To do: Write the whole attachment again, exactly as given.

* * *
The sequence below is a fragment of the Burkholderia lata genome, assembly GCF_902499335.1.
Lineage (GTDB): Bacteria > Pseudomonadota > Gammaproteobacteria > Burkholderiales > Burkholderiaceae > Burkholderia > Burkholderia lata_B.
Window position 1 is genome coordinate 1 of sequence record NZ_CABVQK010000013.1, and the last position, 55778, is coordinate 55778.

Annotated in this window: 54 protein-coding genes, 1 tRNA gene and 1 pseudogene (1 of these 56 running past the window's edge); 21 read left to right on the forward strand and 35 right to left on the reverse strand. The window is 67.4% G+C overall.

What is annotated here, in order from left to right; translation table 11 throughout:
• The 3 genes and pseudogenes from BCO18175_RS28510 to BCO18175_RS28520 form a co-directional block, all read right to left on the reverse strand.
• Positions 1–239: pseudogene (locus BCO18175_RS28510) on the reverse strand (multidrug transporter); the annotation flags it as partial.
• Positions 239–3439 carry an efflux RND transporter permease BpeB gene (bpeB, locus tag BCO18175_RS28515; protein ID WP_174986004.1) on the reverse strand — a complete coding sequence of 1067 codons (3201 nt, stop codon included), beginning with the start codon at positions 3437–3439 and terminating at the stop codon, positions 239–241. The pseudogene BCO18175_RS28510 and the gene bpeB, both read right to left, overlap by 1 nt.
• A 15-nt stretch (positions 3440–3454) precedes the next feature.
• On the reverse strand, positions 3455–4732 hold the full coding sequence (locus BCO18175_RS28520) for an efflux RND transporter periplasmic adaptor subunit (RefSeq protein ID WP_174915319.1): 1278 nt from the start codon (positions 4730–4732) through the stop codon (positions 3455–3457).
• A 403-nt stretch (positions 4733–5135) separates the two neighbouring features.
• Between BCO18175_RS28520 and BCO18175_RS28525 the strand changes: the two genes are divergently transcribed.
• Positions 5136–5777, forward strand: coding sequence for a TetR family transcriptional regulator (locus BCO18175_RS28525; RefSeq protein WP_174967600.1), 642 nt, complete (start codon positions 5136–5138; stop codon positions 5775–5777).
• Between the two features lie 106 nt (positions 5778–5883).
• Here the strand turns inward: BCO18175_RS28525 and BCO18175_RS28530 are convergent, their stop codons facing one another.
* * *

The sequence below is a fragment of the Burkholderia lata genome, assembly GCF_902499335.1.
Lineage (GTDB): Bacteria > Pseudomonadota > Gammaproteobacteria > Burkholderiales > Burkholderiaceae > Burkholderia > Burkholderia lata_B.
Window position 1 is genome coordinate 1 of sequence record NZ_CABVQK010000013.1, and the last position, 55778, is coordinate 55778.

Annotated in this window: 54 protein-coding genes, 1 tRNA gene and 1 pseudogene (1 of these 56 running past the window's edge); 21 read left to right on the forward strand and 35 right to left on the reverse strand. The window is 67.4% G+C overall.

What is annotated here, in order from left to right; translation table 11 throughout:
• The 3 genes and pseudogenes from BCO18175_RS28510 to BCO18175_RS28520 form a co-directional block, all read right to left on the reverse strand.
• Positions 1–239: pseudogene (locus BCO18175_RS28510) on the reverse strand (multidrug transporter); the annotation flags it as partial.
• Positions 239–3439 carry an efflux RND transporter permease BpeB gene (bpeB, locus tag BCO18175_RS28515; protein ID WP_174986004.1) on the reverse strand — a complete coding sequence of 1067 codons (3201 nt, stop codon included), beginning with the start codon at positions 3437–3439 and terminating at the stop codon, positions 239–241. The pseudogene BCO18175_RS28510 and the gene bpeB, both read right to left, overlap by 1 nt.
• A 15-nt stretch (positions 3440–3454) precedes the next feature.
• On the reverse strand, positions 3455–4732 hold the full coding sequence (locus BCO18175_RS28520) for an efflux RND transporter periplasmic adaptor subunit (RefSeq protein ID WP_174915319.1): 1278 nt from the start codon (positions 4730–4732) through the stop codon (positions 3455–3457).
• A 403-nt stretch (positions 4733–5135) separates the two neighbouring features.
• Between BCO18175_RS28520 and BCO18175_RS28525 the strand changes: the two genes are divergently transcribed.
• Positions 5136–5777, forward strand: coding sequence for a TetR family transcriptional regulator (locus BCO18175_RS28525; RefSeq protein WP_174967600.1), 642 nt, complete (start codon positions 5136–5138; stop codon positions 5775–5777).
• Between the two features lie 106 nt (positions 5778–5883).
• Here the strand turns inward: BCO18175_RS28525 and BCO18175_RS28530 are convergent, their stop codons facing one another.